Professor Missy Cummings, one of the nation’s first female fighter pilots, admits “when most people think of women fighter pilots, they think of some kind of macho, burly, girly-man.” But, she says, when she began her studies at the U.S. Naval Academy she was anything but that.
She was a product of a town infused with conservative southern values, where girls were encouraged to be into hair and make up and everybody wanted to be a cheerleader.
She admits without reservation that she thought seriously about attending “Hairdressing Bo-Tech School,” instead of high school. Fortunately for her future career as an engineer, her parents put their foot down and made her take challenging math and science courses instead.
Though Cummings shed a good deal of her former traits at the U.S. military academy, she said that she still had insecurities. “I still had all the self-esteem problems that all young women have,” she said.
When she was told by her superiors that she wasn’t cut out for her intended major, electrical engineering, she believed them. Still, she graduated 150 out of a class of 1,500 and excelled in her “easier” major 8212; math.
With her excellent grades, at service selection she made it into flight school, one of the most desired career paths in the Navy. Cummings graduated second in her class and, being a self-proclaimed “speed freak,” decided to try her hand at being a fighter pilot.
In the ’80s, Cummings pointed out, women fighter pilots were in an odd position. “We were trained to be in combat, but couldn’t be in combat,” she said. She was assigned to an adversary squadron in the Philippines to help pilots train in the art of arial war. But Lharr volcano errupted and a typhoon followed, destroying Cummings’ airfield.
With the extra time, she says, “I tackled my last remaining self-esteem issue.”
She got her degree in engineering at the Naval Postgraduate School in California.
In 1993, the Combat Exclusion Law was repealed, and Cummings was free to engage in real combat. But, the squadron she joined was vehemently opposed to women fighter pilots, and went enmasse to petition Congress not to allow them to engage in combat.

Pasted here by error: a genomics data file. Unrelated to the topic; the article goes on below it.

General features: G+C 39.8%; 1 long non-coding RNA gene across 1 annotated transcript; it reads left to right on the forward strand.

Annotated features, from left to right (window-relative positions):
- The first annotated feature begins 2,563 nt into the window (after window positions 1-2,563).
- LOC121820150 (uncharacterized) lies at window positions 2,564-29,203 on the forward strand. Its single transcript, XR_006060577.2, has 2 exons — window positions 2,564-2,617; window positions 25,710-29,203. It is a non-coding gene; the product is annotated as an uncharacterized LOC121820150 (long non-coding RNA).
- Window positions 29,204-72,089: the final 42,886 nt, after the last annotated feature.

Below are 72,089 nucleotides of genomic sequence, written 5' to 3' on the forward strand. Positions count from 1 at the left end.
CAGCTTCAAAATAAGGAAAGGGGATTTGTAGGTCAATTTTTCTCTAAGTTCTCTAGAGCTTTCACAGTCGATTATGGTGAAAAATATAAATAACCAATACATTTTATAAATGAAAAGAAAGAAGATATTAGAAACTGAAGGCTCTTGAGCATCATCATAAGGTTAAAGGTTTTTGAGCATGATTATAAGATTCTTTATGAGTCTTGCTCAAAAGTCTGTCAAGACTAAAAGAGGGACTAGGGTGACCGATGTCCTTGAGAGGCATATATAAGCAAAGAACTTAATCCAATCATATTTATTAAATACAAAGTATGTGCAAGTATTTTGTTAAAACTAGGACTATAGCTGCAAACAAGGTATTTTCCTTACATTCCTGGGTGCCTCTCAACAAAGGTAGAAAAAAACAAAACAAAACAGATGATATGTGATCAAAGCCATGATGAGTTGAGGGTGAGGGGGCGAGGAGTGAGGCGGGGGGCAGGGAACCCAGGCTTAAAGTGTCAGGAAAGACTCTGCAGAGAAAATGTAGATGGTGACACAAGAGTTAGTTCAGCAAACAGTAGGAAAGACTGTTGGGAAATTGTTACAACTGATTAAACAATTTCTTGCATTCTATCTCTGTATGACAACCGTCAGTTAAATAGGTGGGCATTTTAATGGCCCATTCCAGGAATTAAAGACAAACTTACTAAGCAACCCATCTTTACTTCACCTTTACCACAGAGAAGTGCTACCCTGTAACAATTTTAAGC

Cummings admits, “I was as cocky and arrogant as the male fighter pilots were.” She was branded as a feminist and “not a team player.”
“The social aspect was brutal,” she recalls. Even though she loved flying the technologically superior F-18s, she was continuously ostracized. After three years, she was worn down by being in a situation where no one was civil to her. Along with five other women of her small class of eight, she resigned.
For the remaining time on her contract, Cummings was a ROTC instructor at Penn State. “I realized that I liked teaching and found out I was good at it,” she said. She went on to become a professor of engineering at Virginia Tech.
Cummings stressed that her experience with the military was part of larger issues. “What happened to me was not entirely the military’s fault but society’s problem as well,” she said. She also reminded her audience that “becoming a female fighter pilot won’t become normal until it’s no big deal.”
Society of Women Engineers Co-President Kate Simon, who attended the lecture, said of the talk that “it was not focused so much on feminism, but the exciting experience of being a fighter pilot.”
“I wish I would have brought along some of my guy suite-mates8212;they like this fighter pilot stuff too,” Simon said.
Cummings is currently on leave from Virginia Tech, and has written a book also entitled “Breaking Through Barriers.” She is also currently finishing her Ph.D. at the University of Virginia. The lecture was sponsored by the Society of Women Engineers, NROTC, Outside Speakers Committee, Women’s Caucus, the McNair Program for Outside Speakers, and RIT.
McVay can be reached at email@example.com.